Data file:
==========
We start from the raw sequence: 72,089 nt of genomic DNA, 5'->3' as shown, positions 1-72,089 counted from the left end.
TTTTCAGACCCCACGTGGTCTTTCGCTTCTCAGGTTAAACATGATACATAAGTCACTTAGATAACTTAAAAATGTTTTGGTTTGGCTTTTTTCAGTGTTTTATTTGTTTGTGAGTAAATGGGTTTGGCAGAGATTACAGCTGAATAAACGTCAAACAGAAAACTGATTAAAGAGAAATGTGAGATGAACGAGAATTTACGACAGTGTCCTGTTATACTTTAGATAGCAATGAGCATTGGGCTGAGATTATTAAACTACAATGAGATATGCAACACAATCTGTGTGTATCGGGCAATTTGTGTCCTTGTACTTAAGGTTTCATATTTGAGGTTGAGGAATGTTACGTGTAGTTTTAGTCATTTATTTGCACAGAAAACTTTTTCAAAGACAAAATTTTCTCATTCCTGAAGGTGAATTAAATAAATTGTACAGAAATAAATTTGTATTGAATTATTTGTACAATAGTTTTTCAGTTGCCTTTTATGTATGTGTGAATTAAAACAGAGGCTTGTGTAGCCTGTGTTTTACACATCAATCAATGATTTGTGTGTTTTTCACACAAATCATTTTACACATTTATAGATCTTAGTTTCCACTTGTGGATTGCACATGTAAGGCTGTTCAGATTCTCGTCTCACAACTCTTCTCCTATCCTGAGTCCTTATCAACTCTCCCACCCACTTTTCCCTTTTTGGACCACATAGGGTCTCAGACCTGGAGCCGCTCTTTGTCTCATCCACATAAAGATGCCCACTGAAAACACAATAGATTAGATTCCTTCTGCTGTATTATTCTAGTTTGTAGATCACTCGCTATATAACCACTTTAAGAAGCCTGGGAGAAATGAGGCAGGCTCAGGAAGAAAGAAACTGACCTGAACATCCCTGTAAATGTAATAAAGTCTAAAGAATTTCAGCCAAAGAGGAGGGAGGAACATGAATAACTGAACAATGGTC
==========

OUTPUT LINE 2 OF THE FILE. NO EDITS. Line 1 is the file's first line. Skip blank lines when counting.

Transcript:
TTTTCAGACCCCACGTGGTCTTTCGCTTCTCAGGTTAAACATGATACATAAGTCACTTAGATAACTTAAAAATGTTTTGGTTTGGCTTTTTTCAGTGTTTTATTTGTTTGTGAGTAAATGGGTTTGGCAGAGATTACAGCTGAATAAACGTCAAACAGAAAACTGATTAAAGAGAAATGTGAGATGAACGAGAATTTACGACAGTGTCCTGTTATACTTTAGATAGCAATGAGCATTGGGCTGAGATTATTAAACTACAATGAGATATGCAACACAATCTGTGTGTATCGGGCAATTTGTGTCCTTGTACTTAAGGTTTCATATTTGAGGTTGAGGAATGTTACGTGTAGTTTTAGTCATTTATTTGCACAGAAAACTTTTTCAAAGACAAAATTTTCTCATTCCTGAAGGTGAATTAAATAAATTGTACAGAAATAAATTTGTATTGAATTATTTGTACAATAGTTTTTCAGTTGCCTTTTATGTATGTGTGAATTAAAACAGAGGCTTGTGTAGCCTGTGTTTTACACATCAATCAATGATTTGTGTGTTTTTCACACAAATCATTTTACACATTTATAGATCTTAGTTTCCACTTGTGGATTGCACATGTAAGGCTGTTCAGATTCTCGTCTCACAACTCTTCTCCTATCCTGAGTCCTTATCAACTCTCCCACCCACTTTTCCCTTTTTGGACCACATAGGGTCTCAGACCTGGAGCCGCTCTTTGTCTCATCCACATAAAGATGCCCACTGAAAACACAATAGATTAGATTCCTTCTGCTGTATTATTCTAGTTTGTAGATCACTCGCTATATAACCACTTTAAGAAGCCTGGGAGAAATGAGGCAGGCTCAGGAAGAAAGAAACTGACCTGAACATCCCTGTAAATGTAATAAAGTCTAAAGAATTTCAGCCAAAGAGGAGGGAGGAACATGAATAACTGAACAATGGTC